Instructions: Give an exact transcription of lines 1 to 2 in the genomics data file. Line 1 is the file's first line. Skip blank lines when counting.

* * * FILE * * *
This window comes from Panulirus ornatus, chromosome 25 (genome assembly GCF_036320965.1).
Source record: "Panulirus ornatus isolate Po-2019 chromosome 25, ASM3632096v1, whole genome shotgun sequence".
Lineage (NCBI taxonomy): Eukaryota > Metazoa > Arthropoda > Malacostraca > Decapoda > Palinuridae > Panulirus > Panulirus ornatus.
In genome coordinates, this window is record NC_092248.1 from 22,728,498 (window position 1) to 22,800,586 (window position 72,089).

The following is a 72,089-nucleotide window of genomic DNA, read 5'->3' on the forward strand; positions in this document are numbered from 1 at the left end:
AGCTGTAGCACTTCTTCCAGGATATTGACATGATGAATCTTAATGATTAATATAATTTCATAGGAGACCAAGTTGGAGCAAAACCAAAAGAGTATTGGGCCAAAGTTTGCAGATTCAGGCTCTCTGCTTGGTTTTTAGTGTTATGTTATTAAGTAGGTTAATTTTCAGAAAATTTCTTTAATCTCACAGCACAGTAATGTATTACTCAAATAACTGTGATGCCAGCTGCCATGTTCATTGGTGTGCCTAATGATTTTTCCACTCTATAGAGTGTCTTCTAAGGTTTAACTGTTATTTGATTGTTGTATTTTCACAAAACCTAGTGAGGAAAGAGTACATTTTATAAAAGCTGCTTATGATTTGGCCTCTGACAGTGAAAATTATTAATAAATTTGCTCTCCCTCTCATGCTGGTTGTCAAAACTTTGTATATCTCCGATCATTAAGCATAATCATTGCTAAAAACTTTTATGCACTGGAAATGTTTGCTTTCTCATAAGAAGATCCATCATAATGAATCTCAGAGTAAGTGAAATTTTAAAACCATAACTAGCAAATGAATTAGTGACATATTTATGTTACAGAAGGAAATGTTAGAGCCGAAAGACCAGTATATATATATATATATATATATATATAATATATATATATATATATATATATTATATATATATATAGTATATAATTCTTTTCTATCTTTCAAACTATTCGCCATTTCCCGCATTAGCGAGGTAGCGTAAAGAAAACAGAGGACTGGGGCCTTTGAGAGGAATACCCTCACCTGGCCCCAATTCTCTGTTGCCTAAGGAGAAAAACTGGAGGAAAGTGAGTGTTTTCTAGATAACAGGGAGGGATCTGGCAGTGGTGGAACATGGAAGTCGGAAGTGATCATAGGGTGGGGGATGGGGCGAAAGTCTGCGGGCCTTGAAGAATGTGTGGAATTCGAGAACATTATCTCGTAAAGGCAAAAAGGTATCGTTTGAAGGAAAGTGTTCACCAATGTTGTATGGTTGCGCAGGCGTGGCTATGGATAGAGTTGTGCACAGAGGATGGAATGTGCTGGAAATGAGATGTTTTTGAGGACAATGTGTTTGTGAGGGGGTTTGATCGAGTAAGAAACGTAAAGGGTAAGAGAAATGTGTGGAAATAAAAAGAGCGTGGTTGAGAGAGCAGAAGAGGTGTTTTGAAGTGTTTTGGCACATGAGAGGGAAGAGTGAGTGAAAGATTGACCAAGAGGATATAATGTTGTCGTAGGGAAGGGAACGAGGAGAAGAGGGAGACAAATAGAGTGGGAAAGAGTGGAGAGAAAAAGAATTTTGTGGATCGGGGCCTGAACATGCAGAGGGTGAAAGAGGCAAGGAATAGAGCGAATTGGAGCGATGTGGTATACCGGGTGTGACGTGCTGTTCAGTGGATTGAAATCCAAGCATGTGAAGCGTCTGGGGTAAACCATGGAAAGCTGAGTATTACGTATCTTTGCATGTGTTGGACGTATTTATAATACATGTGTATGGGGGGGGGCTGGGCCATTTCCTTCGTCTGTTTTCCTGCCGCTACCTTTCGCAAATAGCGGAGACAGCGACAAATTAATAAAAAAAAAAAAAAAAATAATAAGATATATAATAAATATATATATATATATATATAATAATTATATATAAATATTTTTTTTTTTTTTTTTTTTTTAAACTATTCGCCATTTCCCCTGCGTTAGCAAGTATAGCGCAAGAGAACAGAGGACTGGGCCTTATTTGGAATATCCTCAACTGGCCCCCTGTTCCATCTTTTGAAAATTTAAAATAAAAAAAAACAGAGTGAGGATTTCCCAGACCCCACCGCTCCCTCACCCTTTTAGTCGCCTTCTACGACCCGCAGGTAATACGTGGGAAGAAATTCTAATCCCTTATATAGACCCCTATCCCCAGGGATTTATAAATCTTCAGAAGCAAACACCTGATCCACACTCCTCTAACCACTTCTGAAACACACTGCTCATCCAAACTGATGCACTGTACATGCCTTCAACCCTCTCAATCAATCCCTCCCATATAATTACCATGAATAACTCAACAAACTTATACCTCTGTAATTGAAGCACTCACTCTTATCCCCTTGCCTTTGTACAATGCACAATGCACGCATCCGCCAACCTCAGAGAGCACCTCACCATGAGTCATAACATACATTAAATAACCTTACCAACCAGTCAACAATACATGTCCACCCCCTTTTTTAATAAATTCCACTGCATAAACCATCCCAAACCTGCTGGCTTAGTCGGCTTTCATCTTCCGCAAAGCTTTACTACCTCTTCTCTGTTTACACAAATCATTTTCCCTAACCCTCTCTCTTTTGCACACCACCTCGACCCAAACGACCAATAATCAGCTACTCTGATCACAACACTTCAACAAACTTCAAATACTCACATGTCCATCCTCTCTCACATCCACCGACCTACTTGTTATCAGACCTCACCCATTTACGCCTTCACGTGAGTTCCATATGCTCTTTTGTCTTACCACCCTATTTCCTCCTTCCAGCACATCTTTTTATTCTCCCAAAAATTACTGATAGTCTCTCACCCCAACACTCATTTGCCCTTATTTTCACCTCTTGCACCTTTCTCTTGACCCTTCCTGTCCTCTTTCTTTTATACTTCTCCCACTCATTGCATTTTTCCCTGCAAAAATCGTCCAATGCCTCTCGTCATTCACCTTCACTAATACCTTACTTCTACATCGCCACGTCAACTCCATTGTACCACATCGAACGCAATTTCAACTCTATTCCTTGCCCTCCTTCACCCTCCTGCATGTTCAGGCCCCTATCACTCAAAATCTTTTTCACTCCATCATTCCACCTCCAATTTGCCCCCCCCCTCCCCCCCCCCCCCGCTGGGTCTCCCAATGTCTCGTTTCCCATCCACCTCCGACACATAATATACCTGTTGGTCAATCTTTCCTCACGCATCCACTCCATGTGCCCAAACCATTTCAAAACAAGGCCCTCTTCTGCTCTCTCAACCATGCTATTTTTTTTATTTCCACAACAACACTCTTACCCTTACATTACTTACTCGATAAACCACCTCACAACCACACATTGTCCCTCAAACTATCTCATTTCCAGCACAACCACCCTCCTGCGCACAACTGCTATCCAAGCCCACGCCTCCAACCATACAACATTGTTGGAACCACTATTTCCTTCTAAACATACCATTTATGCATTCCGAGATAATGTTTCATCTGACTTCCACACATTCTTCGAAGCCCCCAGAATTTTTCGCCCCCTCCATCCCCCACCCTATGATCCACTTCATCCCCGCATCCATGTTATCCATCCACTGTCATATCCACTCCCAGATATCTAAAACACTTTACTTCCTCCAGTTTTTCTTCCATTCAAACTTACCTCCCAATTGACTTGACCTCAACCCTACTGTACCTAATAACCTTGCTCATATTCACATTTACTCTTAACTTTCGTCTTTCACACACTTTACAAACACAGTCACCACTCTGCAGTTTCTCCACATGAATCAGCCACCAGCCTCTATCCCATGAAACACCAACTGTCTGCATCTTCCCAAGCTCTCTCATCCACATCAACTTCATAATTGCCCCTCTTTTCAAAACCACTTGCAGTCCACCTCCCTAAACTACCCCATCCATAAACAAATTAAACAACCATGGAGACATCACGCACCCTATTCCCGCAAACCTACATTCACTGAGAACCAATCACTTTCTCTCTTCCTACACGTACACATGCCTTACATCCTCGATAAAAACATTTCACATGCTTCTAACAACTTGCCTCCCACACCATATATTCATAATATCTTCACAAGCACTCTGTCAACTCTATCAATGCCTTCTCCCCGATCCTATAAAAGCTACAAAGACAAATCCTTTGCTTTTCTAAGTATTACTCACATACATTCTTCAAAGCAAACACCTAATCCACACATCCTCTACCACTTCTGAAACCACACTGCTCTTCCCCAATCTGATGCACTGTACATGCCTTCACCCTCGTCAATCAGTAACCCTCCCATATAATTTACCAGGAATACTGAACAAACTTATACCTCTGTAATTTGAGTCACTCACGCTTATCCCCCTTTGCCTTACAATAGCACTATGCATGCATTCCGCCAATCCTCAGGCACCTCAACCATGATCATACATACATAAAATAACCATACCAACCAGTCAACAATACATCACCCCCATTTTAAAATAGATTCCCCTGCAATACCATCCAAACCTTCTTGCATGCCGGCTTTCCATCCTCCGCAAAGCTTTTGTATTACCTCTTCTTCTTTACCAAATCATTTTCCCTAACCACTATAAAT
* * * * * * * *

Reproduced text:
This window comes from Panulirus ornatus, chromosome 25 (genome assembly GCF_036320965.1).
Source record: "Panulirus ornatus isolate Po-2019 chromosome 25, ASM3632096v1, whole genome shotgun sequence".